| Olympics in Rio de Janeiro, Brazil 2016

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Geographical Synthesis

Water and mountains constitute the basis of the exuberant geography of Rio de Janeiro with its exceptional scenic beauty.

The topographic diversity of Rio includes the vegetation. Forests cover illsides and remaining species of the Atlantic Forest (Mata Atlāntica) are preserved in the Tijuca National Park (Parque Nacional da Tijuca).

The vegetation of lowlands, sandbanks and mangroves are preserved in the areas of environmental protection of Grumari and Prainha. Despite having developed into one of the largest urban areas in the world, the city has grown around a big green blotch called Tijuca Forest (Floresta da Tijuca), the largest urban forest in the world, which continues to preserve valuable remnants of its original ecosystems although it was replanted in the 19th century.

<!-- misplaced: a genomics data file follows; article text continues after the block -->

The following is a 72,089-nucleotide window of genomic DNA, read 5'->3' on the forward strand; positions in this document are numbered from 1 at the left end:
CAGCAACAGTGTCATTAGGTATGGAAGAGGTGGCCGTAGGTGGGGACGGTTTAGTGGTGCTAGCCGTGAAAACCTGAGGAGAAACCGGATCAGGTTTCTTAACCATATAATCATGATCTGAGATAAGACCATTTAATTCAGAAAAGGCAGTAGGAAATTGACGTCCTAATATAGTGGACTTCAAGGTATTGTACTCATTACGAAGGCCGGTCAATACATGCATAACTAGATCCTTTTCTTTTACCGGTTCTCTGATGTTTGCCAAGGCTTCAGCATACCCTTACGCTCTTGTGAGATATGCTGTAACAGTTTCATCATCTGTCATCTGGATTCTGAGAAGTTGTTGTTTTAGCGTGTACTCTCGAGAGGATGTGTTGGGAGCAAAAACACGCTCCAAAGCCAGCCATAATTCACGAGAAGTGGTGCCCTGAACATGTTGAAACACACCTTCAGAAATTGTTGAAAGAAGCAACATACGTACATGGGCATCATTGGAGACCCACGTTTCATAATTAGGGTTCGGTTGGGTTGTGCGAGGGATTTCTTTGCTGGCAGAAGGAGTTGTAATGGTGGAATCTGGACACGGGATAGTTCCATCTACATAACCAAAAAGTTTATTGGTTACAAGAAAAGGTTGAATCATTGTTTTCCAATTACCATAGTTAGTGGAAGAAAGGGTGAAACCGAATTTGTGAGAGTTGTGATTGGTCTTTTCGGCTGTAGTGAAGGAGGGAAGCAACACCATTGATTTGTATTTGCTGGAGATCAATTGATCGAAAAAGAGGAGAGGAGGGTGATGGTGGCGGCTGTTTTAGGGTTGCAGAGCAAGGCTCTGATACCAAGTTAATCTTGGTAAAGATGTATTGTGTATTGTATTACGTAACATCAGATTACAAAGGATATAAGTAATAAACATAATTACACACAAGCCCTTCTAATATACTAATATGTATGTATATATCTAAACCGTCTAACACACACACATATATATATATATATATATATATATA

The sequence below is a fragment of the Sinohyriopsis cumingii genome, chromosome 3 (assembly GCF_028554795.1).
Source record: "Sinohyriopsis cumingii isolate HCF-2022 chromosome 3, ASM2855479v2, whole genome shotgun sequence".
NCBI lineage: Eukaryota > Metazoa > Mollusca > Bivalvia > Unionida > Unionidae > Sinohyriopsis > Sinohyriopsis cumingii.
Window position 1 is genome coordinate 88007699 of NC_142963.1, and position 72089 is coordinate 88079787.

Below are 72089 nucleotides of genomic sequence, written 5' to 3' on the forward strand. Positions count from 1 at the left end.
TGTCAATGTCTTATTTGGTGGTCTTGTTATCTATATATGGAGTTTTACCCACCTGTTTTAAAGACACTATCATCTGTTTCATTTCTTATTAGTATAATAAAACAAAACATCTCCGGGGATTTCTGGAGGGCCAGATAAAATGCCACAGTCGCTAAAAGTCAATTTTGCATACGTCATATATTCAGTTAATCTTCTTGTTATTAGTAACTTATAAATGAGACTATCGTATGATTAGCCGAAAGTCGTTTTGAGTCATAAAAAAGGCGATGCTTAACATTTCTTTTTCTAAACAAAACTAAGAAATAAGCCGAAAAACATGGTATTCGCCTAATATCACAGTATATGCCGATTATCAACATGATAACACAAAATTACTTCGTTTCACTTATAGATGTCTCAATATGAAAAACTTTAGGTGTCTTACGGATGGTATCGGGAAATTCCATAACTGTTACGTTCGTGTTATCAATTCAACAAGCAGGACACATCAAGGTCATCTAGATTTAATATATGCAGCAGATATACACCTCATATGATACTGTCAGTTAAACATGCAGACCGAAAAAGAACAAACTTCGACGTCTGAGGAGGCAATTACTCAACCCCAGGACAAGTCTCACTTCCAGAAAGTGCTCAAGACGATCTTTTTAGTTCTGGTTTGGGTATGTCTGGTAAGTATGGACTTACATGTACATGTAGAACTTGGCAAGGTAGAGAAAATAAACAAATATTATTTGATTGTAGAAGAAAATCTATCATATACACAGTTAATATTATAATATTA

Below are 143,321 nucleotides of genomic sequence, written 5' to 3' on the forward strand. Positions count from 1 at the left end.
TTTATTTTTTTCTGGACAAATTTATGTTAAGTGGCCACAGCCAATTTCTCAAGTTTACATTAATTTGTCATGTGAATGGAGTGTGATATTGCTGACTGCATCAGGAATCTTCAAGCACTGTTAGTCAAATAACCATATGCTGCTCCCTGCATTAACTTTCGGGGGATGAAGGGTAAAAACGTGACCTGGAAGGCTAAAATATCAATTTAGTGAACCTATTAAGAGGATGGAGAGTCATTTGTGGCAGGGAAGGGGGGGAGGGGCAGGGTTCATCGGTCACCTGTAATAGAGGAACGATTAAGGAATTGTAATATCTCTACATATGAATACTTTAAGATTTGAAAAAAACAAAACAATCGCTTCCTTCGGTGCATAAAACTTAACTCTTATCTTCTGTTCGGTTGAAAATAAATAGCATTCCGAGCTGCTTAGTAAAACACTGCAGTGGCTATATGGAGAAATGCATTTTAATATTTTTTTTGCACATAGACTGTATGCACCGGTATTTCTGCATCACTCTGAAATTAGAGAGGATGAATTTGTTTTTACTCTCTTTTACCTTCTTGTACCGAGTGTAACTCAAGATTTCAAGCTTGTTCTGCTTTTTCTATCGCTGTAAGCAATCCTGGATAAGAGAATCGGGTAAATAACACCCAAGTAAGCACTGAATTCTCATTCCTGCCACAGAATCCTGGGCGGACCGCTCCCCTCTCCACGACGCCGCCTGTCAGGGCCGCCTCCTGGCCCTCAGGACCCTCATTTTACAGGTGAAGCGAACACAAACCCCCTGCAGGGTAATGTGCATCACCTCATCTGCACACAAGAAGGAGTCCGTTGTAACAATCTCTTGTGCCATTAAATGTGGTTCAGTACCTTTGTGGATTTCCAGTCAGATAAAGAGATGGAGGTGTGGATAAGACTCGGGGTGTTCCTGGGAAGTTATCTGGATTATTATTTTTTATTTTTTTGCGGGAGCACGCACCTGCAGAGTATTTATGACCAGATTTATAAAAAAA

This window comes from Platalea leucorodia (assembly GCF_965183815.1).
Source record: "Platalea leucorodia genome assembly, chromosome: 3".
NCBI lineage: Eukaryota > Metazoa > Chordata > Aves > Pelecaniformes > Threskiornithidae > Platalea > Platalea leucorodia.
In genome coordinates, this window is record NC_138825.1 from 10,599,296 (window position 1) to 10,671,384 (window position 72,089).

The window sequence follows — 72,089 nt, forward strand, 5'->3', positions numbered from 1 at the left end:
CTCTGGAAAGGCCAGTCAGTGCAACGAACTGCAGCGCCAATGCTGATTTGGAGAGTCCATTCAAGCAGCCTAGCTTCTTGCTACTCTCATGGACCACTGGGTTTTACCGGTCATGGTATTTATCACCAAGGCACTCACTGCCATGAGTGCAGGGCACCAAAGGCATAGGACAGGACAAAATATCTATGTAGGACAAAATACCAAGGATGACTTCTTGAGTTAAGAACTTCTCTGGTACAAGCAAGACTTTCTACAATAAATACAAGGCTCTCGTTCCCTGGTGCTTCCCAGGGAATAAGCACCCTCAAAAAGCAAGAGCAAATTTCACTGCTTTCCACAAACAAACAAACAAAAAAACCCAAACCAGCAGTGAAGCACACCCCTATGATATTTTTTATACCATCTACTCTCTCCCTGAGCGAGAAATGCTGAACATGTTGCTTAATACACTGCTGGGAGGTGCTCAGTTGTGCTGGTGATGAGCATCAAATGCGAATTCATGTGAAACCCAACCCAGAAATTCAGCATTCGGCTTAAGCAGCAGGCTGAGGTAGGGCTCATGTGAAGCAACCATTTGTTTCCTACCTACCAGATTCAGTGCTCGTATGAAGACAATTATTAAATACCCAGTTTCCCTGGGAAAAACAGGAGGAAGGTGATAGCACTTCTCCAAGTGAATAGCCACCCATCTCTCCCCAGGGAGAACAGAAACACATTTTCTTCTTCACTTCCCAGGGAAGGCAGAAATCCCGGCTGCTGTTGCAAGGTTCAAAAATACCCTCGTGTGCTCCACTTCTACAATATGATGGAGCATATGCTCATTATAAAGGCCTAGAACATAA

It was the first example of reforesting with native species. Human interference brought even more nature into the city with the construction of parks, squares and gardens. Gradually the ecosystems came under the protection of environmental legislation and a great number of parks, reserves and areas of environmental protection were created to ensure conservation.

Taken from - Geography


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